When it comes to speakers, you may have heard that bigger is always better. Is this really true? Will you always get better sound out of a bigger speaker?
The answer is, as you may have guessed, it depends. If you’re shopping for speakers, it isn’t always better to buy bigger speakers. It just depends on your needs and your budget.
Most people tend to think that bigger speakers are better because they’re louder. Big speakers can easily reach high volumes that simply aren’t possible with a small speaker. If you need your speakers to be loud, then size will certainly matter, but louder audio doesn’t mean better audio.
It is true that in general, bigger speakers are capable of producing a greater range of frequencies with ease compared to smaller speakers. This is most pronounced in the bass frequencies; large tweeters can produce bass frequencies better, creating a full sound that isn’t achievable in the same way with small speakers. For this reason, when it comes to hi-fi applications, small speakers almost always come with a subwoofer in order to boost those bass frequencies and give it less of a “tin-can” sound.
However, this limitation doesn’t mean small speakers can’t produce high quality audio. There are many other factors that impact the audio quality of a speaker aside from size. In recent years, we’ve seen a push towards small, portable products. This has led to technological advancements that allow for more compact speakers, or more complex technology in a smaller package. Small speakers nowadays can offer outstanding audio quality, especially from front-line brands like Yamaha and Polk. The main drawback is that high quality small speakers tend to be more expensive than larger ones, because it is harder to make a small speaker that offers hi-fi sound quality.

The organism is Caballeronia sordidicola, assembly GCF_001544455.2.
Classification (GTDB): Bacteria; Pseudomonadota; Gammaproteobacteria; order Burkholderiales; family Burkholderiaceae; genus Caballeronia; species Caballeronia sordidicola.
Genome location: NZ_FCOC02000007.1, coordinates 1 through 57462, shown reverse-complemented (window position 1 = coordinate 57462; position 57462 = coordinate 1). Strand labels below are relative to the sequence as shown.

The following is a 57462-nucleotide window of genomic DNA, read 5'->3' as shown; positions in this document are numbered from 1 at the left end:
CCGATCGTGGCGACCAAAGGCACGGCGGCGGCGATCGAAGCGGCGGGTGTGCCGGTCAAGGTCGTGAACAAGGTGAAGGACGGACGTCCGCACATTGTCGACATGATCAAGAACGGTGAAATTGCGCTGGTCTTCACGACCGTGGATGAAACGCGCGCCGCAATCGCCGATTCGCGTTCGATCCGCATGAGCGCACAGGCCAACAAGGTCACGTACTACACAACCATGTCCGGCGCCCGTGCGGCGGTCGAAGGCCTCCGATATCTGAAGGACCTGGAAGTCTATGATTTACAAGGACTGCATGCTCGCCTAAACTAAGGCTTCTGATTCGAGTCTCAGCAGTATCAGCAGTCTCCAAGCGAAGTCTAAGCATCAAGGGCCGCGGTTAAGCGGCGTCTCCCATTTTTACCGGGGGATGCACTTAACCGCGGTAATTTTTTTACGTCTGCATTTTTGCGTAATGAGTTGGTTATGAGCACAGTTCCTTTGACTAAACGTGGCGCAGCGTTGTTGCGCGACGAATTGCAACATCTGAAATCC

When it comes to buying speakers, the right size speaker for you depends on your needs.
The first thing you should consider is the size of the room. If the room is any bigger than 27 square metres, you probably should get big speakers (let’s say a “big” speaker has at least a 4-inch tweeter). If you’re dealing with a smaller room, you won’t need big speakers to reach a comfortable listening volume. If you want a loud, room-filling experience, and feeling the bass is important to you, then big speakers are what you want, regardless of the room size.
The purpose of the speakers is the next thing to consider. If you’re getting speakers for recording and production purposes, there are small speakers that have many desirable features like high-trim response control, specific jacks, and high performance biamplification, and can still produce a full range of frequencies at a moderate volume. As far as consumer speakers go, if you’re building a home theatre or hi-fi audio system, or any more permanent and dedicated audio installation, bigger speakers will probably be the best bang for your buck. If you’re a more casual listener, or you have other features in mind, small speakers can have a lot to offer. There are some features like wireless capabilities, durability, weight, and aesthetics that small speakers may be able to offer better than larger speakers. These are all valid features to consider when choosing a speaker, and going for smaller speakers for those reasons doesn’t mean you’re sacrificing audio quality.